Jesus, the Christ, has summed up the holistic ministry theme in the model of spirituality which he taught and exemplified in the greatest commandment and Lord’s Prayer. The Lord’s Prayer or Model prayer is essentially a model for development and for that matter holistic development because it contains the three core values of development.
Michael Todaro, a pioneer in development economics, identifies the trilogy as life sustenance, self esteem and freedom from servitude. Life Sustenance connotes the ability to provide basic necessities. A basic function of all economic activity, therefore, is to provide as many people as possible with the means of overcoming the helplessness and misery arising from lack of food, shelter, health, and protection.
Self Esteem implies being a person with a sense of self-worth and self-respect, of not being used by others for their own needs. All people and societies seek some basic form of self-esteem. Call it by other name, authenticity, identity, dignity, respect, honor or recognition, the essence is still the same. Its nature and form may vary from society, and from one culture to another.
Freedom from Servitude, on the other hand, means the ability to choose. This refers to the fundamental sense of freedom or emancipation from alienating conditions of life. It covers freedom from the societal servitude of men to nature, ignorance, other men, misery, institutions, and dogmatic beliefs. Freedom also involves the expanded range of choices and their members together with the minimization of external constraint in the pursuit of some of social goals, which we call ‘development’.
There had been no problem with the holistic ministry in the past when the dominant worldview was holistic. Supposedly there is no problem for us in the Asian context because the Orientals view things in cyclic manner which is conducive for holistic ministry. However, because of our colonial past, our psyche has been dominated by Western linear mindset which tends to dichotomize. Hence, the tradition of separating mind and body, good and evil, theory and practice, religion and public life etc.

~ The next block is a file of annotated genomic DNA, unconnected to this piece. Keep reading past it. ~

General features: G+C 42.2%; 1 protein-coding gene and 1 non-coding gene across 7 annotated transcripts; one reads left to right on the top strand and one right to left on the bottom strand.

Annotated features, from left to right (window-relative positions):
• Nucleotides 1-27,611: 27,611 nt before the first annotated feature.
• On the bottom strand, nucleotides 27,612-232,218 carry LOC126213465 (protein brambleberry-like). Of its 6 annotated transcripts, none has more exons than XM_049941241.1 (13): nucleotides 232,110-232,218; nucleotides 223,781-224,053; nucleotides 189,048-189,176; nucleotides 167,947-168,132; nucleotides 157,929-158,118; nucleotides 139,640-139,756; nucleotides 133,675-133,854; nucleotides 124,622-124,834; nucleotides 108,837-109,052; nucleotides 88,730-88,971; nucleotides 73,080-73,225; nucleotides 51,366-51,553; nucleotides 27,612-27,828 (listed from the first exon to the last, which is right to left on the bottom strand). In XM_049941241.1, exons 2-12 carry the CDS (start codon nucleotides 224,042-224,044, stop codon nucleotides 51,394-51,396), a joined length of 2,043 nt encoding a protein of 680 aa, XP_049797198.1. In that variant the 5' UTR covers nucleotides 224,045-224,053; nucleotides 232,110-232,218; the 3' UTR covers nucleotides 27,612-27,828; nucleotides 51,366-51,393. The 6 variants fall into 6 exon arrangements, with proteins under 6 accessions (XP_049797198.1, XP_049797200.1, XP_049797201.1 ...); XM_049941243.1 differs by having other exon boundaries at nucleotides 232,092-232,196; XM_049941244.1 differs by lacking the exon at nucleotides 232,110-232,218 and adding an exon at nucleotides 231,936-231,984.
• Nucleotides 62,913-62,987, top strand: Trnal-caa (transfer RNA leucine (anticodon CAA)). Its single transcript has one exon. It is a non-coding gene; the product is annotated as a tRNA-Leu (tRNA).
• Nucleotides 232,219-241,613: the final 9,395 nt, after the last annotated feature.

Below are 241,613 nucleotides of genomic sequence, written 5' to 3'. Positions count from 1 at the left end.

As a result, we tend to practice a split level Christianity .The religious life is not integrated with the day-to-day life. There is a different set of church and religious life and another set for everyday affairs. More often, they are contradictory. This is reflected in our view of ministry and even on development.
For this reason, we always look for biblical basis to justify our actions to distinguish ourselves from other humanitarian endeavors. Although, in the last parable of the great surprise, there appears to be no mention about biblical references. Still, we have lots of them. Aside from the previous scriptures, here are some: Acts 4:32-37; James 2:14-24; Romans 15:24-28; Galatians 2:10;2 Corinthians 8:13-15; Acts 2:44
In fact, the Sermon on the Mount itself has element of holistic ministry. For even the byword among Christian greeting implies wholeness. The words Shalom and Salaam mean “peace” in Hebrew and Arabic respectively and often represent a peace symbol. The Word shalom can be used for all parts of speech; as a noun, adjective, verb, and as an adverb. It categorizes all shaloms. The word shalom is used in a variety of expressions and contexts in Hebrew speech and writing: Completeness, wholeness, health, peace, welfare, safety soundness, tranquility, prosperity, perfectness, fullness, rest, harmony, the absence of agitation or discord.
(to be continued)
Delivered during the Closing Celebration of Training on Disaster Risk Reduction and Management, September 7, 2013 at Highway 21 Hotel, Iloilo City. Organized by Asia Pacific Baptist Aid of Asia Pacific Baptist Federation, the 3 day training was hosted by the Development Ministries, Convention of Philippine Baptist Churches.